Recovery from Armed Conflict in Developing Countries

Recovery from Armed Conflict in Developing Countries

Recovery from Armed Conflict in Developing Countries

Recovery from Armed Conflict in Developing Countries

Synopsis

This comprehensive work examines ways in which developing countries may achieve economic, political and social reconstruction in the wake of armed conflict. International researchers discuss such issues as women and children in the recovery process, refugees and the role of aid, the reintegration of ex-combatants and community-led recovery. Case studies focus upon Afghanistan, Angola, Cambodia, Mozambique, South Africa and Sri Lanka.

Excerpt

I wrote this preface in April 1997 on ANZAC day. This day, it is often said, marks the coming of age of Australia and New Zealand as nations, being the anniversary of landings of their troops on the Gallipoli Peninsula in 1915.

Peace has come to Gallipoli. The peninsula is a national park, dedicated to the memory of the tens of thousands of soldiers buried there. It is a quiet, almost eerie place, and the natural landscape is still marked by the scars of war. It is also a compelling place and my visit there in 1990 provided some of the motivation to put this book together.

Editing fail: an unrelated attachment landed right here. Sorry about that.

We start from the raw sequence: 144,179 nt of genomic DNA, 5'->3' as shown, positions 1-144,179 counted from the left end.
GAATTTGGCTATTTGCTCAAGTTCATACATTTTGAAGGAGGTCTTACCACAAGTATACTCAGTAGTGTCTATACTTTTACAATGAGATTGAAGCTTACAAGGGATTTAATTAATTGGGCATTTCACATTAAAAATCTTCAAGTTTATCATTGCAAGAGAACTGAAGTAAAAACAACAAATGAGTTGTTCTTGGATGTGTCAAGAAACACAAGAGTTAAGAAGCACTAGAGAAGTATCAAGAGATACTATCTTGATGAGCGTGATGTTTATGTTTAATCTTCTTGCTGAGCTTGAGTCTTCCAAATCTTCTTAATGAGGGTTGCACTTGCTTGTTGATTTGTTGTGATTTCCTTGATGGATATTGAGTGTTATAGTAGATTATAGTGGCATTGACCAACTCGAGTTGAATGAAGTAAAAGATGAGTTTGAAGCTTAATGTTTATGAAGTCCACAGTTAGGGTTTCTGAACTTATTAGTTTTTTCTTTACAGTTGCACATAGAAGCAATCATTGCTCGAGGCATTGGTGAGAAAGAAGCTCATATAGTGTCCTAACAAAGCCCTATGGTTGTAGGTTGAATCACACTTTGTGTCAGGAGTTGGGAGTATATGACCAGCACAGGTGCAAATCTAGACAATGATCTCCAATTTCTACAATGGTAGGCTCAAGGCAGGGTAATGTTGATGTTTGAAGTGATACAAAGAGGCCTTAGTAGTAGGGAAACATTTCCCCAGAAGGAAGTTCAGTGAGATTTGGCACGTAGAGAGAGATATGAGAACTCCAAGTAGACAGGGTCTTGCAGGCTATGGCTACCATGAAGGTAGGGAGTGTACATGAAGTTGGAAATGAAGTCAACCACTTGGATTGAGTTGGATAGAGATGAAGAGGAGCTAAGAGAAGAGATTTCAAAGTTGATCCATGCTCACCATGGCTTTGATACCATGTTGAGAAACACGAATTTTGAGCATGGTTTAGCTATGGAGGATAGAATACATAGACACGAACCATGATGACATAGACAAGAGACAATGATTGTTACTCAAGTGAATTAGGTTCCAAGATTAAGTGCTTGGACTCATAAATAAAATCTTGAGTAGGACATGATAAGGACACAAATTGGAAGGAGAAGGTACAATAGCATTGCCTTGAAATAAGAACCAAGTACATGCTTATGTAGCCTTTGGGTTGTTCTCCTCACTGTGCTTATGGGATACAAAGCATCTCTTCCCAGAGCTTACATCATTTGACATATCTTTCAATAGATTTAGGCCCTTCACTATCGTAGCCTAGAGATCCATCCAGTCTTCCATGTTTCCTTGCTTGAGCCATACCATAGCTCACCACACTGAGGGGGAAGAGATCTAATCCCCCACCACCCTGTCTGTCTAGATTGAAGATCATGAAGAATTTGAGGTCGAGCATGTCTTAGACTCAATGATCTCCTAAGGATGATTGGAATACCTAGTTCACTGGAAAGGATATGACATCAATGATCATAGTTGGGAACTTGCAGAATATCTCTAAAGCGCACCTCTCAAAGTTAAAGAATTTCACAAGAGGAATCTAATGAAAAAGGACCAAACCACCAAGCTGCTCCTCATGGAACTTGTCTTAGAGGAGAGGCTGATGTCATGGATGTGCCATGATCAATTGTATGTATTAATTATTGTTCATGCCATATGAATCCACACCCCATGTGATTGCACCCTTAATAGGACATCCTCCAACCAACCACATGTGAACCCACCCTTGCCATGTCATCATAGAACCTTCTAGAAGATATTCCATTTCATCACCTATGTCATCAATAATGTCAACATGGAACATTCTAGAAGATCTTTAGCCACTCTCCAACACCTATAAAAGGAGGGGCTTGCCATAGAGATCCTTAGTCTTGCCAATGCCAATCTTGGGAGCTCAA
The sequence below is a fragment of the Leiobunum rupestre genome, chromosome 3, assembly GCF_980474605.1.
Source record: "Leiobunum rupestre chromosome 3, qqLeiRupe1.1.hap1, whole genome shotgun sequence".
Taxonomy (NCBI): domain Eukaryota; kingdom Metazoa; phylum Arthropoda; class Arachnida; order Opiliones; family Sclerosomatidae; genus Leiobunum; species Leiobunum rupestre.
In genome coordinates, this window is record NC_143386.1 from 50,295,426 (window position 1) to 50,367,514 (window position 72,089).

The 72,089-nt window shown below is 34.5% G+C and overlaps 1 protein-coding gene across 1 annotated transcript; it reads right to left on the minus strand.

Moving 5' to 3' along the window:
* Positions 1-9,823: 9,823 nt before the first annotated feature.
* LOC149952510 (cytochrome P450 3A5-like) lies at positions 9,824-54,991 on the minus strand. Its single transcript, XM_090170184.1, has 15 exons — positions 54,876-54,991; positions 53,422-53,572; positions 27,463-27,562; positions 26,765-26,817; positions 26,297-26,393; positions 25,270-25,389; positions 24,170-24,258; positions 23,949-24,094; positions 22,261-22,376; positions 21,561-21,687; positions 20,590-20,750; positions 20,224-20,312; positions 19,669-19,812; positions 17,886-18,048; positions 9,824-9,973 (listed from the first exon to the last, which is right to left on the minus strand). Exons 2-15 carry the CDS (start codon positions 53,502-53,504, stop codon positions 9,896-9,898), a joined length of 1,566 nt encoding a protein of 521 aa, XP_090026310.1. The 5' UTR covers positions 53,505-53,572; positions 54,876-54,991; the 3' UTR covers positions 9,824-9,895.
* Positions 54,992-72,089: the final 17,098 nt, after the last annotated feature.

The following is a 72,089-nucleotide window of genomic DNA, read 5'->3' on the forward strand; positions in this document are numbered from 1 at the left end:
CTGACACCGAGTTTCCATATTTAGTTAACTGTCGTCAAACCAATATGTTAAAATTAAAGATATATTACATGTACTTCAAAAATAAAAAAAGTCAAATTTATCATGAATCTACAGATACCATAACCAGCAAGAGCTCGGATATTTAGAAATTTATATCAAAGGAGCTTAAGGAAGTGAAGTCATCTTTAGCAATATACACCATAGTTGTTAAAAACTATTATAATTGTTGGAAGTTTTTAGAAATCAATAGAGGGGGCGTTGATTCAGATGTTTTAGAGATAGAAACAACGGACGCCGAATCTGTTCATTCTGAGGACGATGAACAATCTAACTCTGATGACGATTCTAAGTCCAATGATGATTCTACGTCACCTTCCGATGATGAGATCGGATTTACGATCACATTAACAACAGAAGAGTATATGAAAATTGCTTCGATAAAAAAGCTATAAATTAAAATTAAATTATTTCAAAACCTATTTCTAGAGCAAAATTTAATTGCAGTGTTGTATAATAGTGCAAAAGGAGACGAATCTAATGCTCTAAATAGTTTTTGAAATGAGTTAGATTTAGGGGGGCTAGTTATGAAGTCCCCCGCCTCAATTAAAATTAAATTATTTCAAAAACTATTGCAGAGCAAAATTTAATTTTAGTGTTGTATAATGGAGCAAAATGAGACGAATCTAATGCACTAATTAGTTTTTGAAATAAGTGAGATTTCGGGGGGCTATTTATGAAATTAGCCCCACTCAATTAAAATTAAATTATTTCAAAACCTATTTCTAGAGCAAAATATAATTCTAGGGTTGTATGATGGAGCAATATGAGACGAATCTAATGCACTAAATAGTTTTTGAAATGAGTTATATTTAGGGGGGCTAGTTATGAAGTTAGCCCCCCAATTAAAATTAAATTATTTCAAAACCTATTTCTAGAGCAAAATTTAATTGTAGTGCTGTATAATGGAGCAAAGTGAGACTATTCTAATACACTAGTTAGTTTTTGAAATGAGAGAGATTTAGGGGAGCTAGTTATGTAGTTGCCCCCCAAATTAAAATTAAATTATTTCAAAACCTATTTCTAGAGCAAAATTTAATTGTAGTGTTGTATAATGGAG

There are a number of other motivations. My work as an academic development economist has increasingly led me to focus on what the UNDP terms ‘human development’, rather than the means of achieving this objective (economic growth). Hundreds of millions of people live in absolute poverty. Preparation for war, actual fighting and its aftermath are significant contributors to this poverty. Any disciplinary study worth its salt, as C. S. Lewis once wrote, must contribute to the pleasure of a household sharing a meal together, two friends talking over a drink or a person relaxing with a good book. My more recent involvement in peace studies has brought home to me the importance of examining alternative ways - cost-effective ways in economic terminology - of achieving security within and between countries. Military expenditure is, after all, only one way of trying to achieve security; it is undoubtedly costly and its effectiveness is open to debate.

Then there are people - I think of Bill Stent, Bernard “Swan, Rebecca Spence, Max Lawson, Naihuwo Ahai, Jobson Misang, Lanka Lankaneson, Cynthia Bird, Bert Jenkins, John Mumford and Swee Hin Toh in particular - who have informed and encouraged me in my attempt to contribute to a more peaceful and just world (and if I sound presumptuous here, I am not apologetic: I believe that we all have to consciously work for peace and justice in our own places and in our own ways). I want to also acknowledge here the wonderfully experienced and motivated postgraduate students who have come through our Peace Studies program in recent years. Neryl Lewis, who has authored a number of chapters in this book, deserves special mention. My job, as I often say, has largely been to provide a framework

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